Ingenhousz, John (DNB00)

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INGENHOUSZ, JOHN, M.D. (1730–1799), physician and physicist, was born at Breda in 1730, and educated for the medical profession. He practised for six years in the Netherlands, and came to England in 1764 or 1765. After spending more than three years in or near London, during which time he followed the new practice of inoculating small-pox in its mitigated form, which had been introduced by Dr. W. Watson at the Foundling Hospital and by Dr. Dimsdale in Hertfordshire, he was selected by Sir John Pringle in 1768 to proceed to Vienna to inoculate several members of the imperial family of Austria, Dimsdale having himself been sent for in July of that year to inoculate the Empress Catharine at St. Petersburg. Ingenhousz received early in 1769 ‘a pension for life from the emperor of nearly 600l., and was made body physician to Joseph II and Maria Theresa, and aulic councillor. He remained some years in Vienna, and set up a laboratory for physical experiments, which the emperor is said to have frequented. In his endeavours to introduce inoculation into Austria he was opposed by De Haën, then at the head of the medical school of Vienna (Hãser). In 1775 he began to send researches to the Royal Society, the first of the series having been made at Leghorn in 1773 upon the torpedo-fish, a favourite subject of study in those days. He contributed nine papers in all to the 'Philosophical Transactions,' the last appearing in 1782; five treated of electricity and magnetism, and four of the atmospheric gases. In 1779 he came back to London, and was elected F.R.S. He appears to have spent most of his remaining years in England, a prominent figure in scientific circles, always willing to show his experiments to his friends, especially considerate, it is said, to young people, and noted for his simple and kindly disposition. When on a visit to the Marquis of Lansdowne at Bowood, in the autumn of 1798, shortly after Jenner's essay on cow-pox came out, he made inquiries as to the Wiltshire milkers' experiences of the alleged protective against small-pox, and formed an opinion adverse to Jenner's contention, but confined his opposition to a private letter, and declined further controversy. He was taken ill during a visit to Bowood in the autumn following, and died there on 7 Sept. 1799. Besides his papers sent to the Royal Society, his chief work was 'Experiments on Vegetables, discovering their great Power of purifying the common Air in Sunshine, but injuring it in the Shade or at Night,' London, 1779 (French translation by the author, with additions, 2 vols., Paris, 1787-9). This contained the discovery, also ascribed to Saussure, of plants in the sunshine giving off oxygen, and in the shade carbonic acid. A collection of his papers was published at Paris, 'Nouvelles experiences et observations sur divers objets de physique,' 2 vols., 1785-9. A collection in German was published by Molitor at Vienna in 1782. His work on the ‘Respiration of Plants' also appeared at Vienna in 1786. A work in Latin, Vienna, 1795, called 'Miscellanea Physico-Medica,' edited by Scherer, is a series of his open letters to foreign savants, chiefly on questions of pneumatics. In 1796 he sent to the board of agriculture an essay on 'The Food of Plants and the Renovation of Soils.' An engraved portrait is prefixed to the 'Experiments on Vegetables.'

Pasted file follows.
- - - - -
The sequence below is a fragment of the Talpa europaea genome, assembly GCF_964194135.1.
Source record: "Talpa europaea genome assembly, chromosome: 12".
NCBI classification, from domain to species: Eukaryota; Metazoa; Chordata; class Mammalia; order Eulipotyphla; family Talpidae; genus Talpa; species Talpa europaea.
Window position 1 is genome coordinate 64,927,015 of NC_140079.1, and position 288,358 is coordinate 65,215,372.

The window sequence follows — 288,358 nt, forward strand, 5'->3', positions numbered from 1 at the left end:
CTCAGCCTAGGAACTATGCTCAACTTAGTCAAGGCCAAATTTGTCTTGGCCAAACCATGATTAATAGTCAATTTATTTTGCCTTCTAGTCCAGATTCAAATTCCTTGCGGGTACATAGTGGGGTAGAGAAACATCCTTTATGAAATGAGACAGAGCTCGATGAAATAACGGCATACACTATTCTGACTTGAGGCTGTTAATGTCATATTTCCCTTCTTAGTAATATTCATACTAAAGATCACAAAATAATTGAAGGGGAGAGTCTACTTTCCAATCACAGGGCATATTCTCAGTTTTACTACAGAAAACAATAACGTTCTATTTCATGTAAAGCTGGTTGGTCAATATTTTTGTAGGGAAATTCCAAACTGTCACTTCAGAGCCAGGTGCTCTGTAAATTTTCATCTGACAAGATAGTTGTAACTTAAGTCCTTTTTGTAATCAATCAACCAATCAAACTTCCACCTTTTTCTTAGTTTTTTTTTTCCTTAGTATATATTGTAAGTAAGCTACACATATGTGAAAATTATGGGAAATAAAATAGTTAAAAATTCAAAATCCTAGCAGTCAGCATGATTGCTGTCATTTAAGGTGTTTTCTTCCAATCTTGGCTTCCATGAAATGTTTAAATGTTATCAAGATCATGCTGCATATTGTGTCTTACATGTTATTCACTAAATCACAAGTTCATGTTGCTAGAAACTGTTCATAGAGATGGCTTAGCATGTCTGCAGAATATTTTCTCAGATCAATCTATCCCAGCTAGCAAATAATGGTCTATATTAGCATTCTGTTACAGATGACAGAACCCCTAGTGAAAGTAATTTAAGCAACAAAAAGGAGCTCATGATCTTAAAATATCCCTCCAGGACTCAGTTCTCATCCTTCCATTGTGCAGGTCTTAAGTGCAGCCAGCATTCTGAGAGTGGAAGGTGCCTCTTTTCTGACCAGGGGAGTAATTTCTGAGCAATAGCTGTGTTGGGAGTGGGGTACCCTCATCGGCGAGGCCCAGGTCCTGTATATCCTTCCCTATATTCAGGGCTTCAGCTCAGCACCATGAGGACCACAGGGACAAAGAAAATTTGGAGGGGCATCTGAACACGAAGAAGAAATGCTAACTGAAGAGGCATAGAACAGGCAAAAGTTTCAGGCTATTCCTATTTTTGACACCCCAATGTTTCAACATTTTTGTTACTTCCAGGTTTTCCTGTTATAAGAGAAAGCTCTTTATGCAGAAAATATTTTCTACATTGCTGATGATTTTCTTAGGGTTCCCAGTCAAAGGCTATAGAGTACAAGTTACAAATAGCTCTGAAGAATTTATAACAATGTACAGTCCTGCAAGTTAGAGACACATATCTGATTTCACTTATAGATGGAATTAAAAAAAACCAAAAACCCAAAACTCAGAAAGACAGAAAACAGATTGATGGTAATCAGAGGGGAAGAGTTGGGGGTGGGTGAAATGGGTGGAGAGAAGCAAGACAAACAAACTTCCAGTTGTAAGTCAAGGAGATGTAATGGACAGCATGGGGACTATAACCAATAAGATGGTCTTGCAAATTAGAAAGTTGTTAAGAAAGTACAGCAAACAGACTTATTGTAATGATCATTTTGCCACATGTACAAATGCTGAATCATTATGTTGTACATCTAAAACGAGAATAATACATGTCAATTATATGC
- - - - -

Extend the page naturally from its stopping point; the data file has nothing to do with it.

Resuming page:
[Ingenhousz's Lettre à M. Chais, 1768; Gent Mag. October 1799, p. 900; Georgian Era, iii. 486 Baron's Life of Jenner, vol. i.; Godefroi, in Nederl. Tijdschr. voor Geneesk., 1875, Afd. ii. 285, quoted by Häser, Gesch. der Medicin, ii. 1074.]

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